Garlic has been a tried and trusted natural remedy for thousands of years.
And now researchers have found another use for the pungent bulbs – they kill MRSA.
Patients who have suffered for years with weeping, infected wounds have been cleared after a course of garlic pills and creams, recent trials at the University of East London have shown. So far more than 250 people have been successfully treated. Click here to find out more.
As an antiseptic, garlic acts in two ways, killing both bacteria and fungi.
This means that it is useful in treating mild intestinal infections such as diarrhoea as well as lung infections such as bronchitis and seems to act as a protective agent against these infections if taken regularly. Applying a topical solution of raw garlic and water may stop wounds from getting infected. (Simply crush one clove of garlic and mix it one-third of a cup of clean water. Use the solution within three hours because it will lose its potency over time.) A garlic solution used as a foot-bath several times a day is traditionally believed to improve athlete’s foot.
A study conducted at Bastyr University, a natural heath sciences school and research center near Seattle, showed that a garlic oil extract cured all warts it was applied to within two weeks. In the same study, the garlic oil extract also proved useful in dissolving corns.
Recent data shows that water based extracts where the allicin has been stabilized are also very effective at killing bacteria, fungi and viral infections. CAUTION: Always use a diluted garlic solution when applying garlic directly to the skin. Pure cut garlic is so powerful that prolonged exposure to the skin may result in a burn!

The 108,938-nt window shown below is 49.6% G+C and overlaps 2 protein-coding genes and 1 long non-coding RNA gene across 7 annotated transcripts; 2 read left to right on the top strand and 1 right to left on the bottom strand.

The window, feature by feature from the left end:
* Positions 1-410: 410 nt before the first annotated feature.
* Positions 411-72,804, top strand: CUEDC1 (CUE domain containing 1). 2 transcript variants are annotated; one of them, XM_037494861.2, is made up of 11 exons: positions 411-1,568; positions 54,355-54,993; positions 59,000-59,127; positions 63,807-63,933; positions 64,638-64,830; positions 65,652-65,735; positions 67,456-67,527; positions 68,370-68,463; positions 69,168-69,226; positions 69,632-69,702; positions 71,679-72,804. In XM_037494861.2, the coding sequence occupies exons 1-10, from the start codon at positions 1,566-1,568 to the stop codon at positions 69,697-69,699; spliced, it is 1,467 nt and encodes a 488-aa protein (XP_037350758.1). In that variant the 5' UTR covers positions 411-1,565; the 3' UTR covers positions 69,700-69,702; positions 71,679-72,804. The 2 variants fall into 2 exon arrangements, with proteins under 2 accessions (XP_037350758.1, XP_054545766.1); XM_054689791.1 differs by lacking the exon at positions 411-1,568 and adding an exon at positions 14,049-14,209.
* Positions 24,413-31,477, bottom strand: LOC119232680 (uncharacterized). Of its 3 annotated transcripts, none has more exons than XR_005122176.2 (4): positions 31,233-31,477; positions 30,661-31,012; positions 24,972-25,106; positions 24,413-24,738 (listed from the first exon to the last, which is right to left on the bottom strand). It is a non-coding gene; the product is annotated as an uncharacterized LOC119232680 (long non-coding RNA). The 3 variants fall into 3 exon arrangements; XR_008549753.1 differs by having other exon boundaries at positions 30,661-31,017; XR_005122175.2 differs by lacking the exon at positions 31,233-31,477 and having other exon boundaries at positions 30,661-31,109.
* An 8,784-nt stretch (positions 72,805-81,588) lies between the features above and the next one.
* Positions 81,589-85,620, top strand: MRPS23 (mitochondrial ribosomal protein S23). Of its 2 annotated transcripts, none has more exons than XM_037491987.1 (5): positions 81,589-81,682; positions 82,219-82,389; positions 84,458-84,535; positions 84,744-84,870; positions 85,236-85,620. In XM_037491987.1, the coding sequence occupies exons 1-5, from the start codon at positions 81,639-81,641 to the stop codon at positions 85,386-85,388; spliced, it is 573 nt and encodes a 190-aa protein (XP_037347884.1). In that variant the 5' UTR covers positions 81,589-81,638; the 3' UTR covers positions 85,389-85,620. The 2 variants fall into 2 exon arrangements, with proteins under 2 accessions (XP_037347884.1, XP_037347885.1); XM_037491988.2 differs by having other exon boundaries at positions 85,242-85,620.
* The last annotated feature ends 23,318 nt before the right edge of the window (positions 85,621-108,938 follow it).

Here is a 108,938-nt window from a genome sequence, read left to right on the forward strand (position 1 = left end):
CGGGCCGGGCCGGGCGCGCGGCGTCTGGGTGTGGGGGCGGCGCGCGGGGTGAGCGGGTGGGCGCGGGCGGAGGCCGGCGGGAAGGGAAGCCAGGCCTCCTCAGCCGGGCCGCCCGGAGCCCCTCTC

Garlic may even help your gums stay healthy. In a study published in July 2005 issue of Archives of Oral Biology, researchers concluded that garlic extract inhibits disease-causing bacteria in the mouth and may be valuable in fighting periodontitis, a serious gum disease. (Untreated gingivitis often leads to periodontitis, a condition in which the ligaments and bones supporting the teeth infected and inflamed, ultimately resulting in tooth loss.)
Experiments in the laboratory and in population studies all support the premise that garlic may interfere with tumour activity. Cancers of the stomach, colon and skin seem to be the most likely to be affected. The exact mechanism is unclear and probably consists of several different actions but intake of fresh garlic definitely shows promising results.
Garlic is a powerful antioxidant helping to protect against free radicals in the body, which are known to cause damage to cells and encourage cancers.
Garlic 'fights food poisoning bacteria' From the Telegraph 3rd May 2012 "Scientists have found a compound in garlic that is 100 times more effective at fighting a common type of bacteria that causes food poisoning, called Campylobacter, than two types of antibiotic. Campylobacter is commonly found both on the surface of poultry and inside the flesh.
Researchers at Washington State University in the US have found that a compound derived from garlic, called diallyl sulphide, is particularly effective at penetrating the slimy film that protects colonies of Campylobacter. They found that, in a laboratory setting, it was 100 times more effective than the antibiotics erythromycin and ciprofloxacin, and would often work in "a fraction of the time".
Barbara Rasco, associate professor of food science, said: "Diallyl sulphide could make many foods safer to eat. It can be used to clean food preparation surfaces and as a preservative in packaged foods like potato and pasta salads, coleslaw and deli meats." Click here to find out more.
In Tajikistan and Uzbekistan, garlic has been used for many centuries as a popular remedy for ailments from scurvy to anaemia to general health recovery. In this region garlic was a common folk’s medicine against early forms of tuberculosis and bronchitis and used to help cure pneumonia and lung problems.
Central Asia is home to many varieties of garlic and is often considered to be centre of origin of the majority of alliums.